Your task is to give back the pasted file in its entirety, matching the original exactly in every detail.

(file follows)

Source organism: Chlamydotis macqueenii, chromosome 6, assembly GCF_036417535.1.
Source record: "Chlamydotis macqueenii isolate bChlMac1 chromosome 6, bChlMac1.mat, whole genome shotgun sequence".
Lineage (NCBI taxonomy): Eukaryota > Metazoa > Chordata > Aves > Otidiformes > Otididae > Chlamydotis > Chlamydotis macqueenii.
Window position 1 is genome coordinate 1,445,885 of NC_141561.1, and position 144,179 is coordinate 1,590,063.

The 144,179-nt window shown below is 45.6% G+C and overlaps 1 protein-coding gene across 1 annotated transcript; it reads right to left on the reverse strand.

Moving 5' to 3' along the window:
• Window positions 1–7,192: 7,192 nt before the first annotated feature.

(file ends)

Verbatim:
Source organism: Chlamydotis macqueenii, chromosome 6, assembly GCF_036417535.1.
Source record: "Chlamydotis macqueenii isolate bChlMac1 chromosome 6, bChlMac1.mat, whole genome shotgun sequence".
Lineage (NCBI taxonomy): Eukaryota > Metazoa > Chordata > Aves > Otidiformes > Otididae > Chlamydotis > Chlamydotis macqueenii.
Window position 1 is genome coordinate 1,445,885 of NC_141561.1, and position 144,179 is coordinate 1,590,063.

The 144,179-nt window shown below is 45.6% G+C and overlaps 1 protein-coding gene across 1 annotated transcript; it reads right to left on the reverse strand.

Moving 5' to 3' along the window:
• Window positions 1–7,192: 7,192 nt before the first annotated feature.